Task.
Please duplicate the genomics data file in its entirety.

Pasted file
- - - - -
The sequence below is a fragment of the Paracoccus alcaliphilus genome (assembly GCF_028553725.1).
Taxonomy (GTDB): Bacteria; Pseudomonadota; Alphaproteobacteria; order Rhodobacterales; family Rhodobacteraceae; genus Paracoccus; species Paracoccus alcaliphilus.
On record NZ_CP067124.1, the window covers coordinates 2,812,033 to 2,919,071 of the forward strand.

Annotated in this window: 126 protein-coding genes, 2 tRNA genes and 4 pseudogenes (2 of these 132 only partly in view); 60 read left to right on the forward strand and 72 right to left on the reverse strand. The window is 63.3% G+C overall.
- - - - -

The sequence below is a fragment of the Paracoccus alcaliphilus genome (assembly GCF_028553725.1).
Taxonomy (GTDB): Bacteria; Pseudomonadota; Alphaproteobacteria; order Rhodobacterales; family Rhodobacteraceae; genus Paracoccus; species Paracoccus alcaliphilus.
On record NZ_CP067124.1, the window covers coordinates 2,812,033 to 2,919,071 of the forward strand.

Annotated in this window: 126 protein-coding genes, 2 tRNA genes and 4 pseudogenes (2 of these 132 only partly in view); 60 read left to right on the forward strand and 72 right to left on the reverse strand. The window is 63.3% G+C overall.